The Yugoslav Army, Serbian police, and paramilitaries were all responsible for war crimes in Kosovo. In general, however, paramilitaries appear to have been more extensively involved in the most violent abuses, specifically the executions and rapes. While police and army units are by no means exempt from responsibility in this regard, the paramilitaries were more commonly engaged in arbitrary killings and sexual violence.

But paramilitary forces were not operating on their own. On the contrary, paramilitary units were operating in close concert with the police, army, and secret police (known as the state security sevice). There may have been specific incidents when paramilitary units or individuals got out of control, but the general deployment of paramilitary units and their coordination with other sectors of the security apparatus were planned components of the Kosovo campaign.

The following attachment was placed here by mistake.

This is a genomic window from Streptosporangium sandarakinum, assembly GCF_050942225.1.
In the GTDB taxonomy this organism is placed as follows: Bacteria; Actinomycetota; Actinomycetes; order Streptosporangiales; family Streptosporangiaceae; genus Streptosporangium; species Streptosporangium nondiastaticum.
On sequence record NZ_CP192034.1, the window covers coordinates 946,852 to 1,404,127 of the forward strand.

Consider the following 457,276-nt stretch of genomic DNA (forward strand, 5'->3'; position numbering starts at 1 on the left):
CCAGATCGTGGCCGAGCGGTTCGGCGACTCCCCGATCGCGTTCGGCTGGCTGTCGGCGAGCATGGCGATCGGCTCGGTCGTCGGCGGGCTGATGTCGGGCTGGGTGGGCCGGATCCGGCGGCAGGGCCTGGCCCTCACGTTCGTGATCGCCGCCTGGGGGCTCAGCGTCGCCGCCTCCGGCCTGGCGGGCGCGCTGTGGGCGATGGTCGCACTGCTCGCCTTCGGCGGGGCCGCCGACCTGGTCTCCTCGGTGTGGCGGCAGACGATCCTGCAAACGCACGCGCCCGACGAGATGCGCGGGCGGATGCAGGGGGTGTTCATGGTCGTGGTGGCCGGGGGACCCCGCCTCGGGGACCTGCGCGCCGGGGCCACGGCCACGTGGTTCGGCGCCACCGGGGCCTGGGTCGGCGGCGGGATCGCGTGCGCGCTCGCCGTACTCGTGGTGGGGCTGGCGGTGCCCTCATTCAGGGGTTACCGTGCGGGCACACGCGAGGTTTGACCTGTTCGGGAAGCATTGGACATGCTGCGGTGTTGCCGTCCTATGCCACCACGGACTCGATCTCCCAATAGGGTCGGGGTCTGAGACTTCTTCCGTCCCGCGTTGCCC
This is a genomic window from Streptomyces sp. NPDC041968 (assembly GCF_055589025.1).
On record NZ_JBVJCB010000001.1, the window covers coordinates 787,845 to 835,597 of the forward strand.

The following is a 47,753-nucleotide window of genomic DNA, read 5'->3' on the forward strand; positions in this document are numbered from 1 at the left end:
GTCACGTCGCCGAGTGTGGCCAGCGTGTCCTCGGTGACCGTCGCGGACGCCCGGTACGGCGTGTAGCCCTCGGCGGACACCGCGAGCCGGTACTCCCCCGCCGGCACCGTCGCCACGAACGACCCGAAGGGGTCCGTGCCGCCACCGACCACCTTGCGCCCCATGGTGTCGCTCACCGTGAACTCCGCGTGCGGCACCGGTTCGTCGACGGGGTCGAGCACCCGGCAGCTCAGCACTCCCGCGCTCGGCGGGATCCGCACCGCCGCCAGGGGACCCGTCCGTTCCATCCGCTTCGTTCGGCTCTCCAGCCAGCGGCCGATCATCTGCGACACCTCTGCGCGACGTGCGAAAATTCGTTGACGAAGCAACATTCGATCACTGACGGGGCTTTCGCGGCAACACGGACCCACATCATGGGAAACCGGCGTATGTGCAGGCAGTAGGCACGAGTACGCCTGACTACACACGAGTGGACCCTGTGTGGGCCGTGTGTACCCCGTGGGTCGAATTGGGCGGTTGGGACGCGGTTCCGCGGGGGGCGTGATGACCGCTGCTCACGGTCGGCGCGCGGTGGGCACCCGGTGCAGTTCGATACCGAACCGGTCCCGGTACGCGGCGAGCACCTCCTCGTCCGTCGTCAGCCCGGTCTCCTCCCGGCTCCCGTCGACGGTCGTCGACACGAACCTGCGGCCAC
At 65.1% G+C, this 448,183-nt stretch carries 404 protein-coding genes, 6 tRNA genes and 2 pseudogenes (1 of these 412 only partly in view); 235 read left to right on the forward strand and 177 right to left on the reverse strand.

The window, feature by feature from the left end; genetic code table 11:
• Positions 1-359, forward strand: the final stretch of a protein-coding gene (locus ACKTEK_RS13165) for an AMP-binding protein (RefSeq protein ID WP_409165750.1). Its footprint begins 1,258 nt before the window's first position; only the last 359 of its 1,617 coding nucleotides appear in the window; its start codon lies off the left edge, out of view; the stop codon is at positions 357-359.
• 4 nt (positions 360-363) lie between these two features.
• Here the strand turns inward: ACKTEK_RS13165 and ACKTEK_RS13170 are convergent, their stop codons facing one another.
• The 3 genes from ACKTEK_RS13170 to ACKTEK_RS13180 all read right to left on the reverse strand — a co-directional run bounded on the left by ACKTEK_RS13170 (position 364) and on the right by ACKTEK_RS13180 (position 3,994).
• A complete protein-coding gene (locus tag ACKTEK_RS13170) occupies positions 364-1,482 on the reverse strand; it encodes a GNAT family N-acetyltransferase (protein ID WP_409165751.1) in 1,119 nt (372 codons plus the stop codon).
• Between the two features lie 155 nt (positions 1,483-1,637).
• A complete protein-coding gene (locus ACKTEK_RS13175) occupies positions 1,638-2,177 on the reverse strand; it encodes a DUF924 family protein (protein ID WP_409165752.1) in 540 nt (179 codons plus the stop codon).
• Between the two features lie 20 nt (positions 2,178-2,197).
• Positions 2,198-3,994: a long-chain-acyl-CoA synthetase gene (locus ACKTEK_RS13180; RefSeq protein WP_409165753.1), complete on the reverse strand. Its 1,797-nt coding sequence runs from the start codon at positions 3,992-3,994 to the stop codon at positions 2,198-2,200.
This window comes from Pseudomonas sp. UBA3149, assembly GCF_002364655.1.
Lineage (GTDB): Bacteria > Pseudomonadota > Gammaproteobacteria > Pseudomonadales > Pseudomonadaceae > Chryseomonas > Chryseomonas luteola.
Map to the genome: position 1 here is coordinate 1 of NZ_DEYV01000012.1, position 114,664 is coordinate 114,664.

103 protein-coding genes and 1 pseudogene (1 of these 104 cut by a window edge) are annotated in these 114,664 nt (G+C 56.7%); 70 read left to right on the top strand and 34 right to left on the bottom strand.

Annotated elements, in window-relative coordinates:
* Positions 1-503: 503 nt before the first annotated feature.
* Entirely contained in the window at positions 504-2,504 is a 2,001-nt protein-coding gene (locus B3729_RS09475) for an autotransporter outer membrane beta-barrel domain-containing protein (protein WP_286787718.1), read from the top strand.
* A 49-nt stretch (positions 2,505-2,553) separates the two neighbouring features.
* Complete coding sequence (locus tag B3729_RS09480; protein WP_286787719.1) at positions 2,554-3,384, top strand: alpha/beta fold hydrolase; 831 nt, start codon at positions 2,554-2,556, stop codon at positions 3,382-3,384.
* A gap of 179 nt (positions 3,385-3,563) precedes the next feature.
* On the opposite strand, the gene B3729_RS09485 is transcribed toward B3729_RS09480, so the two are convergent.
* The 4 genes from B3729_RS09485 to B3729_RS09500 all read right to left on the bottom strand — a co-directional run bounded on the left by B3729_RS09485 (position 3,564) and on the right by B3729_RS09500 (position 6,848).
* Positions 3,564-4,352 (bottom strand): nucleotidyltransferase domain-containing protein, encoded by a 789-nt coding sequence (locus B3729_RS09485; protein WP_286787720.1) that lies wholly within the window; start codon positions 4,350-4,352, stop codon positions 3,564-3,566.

In general, it appears that the Yugoslav Army was in command during the war, with the police and paramilitaries subordinate to its orders, although top officials of the Serbian Ministry of Internal Affairs exercised significant influence over the campaign. The army controlled the main roads and the borders, coordinating and facilitating the "ethnic cleansing." The police and paramilitaries were more directly involved in expulsions and the destruction of villages, with artillery support from the army. It is during these operations that men were separated from women and children, interrogated about the KLA, and sometimes executed.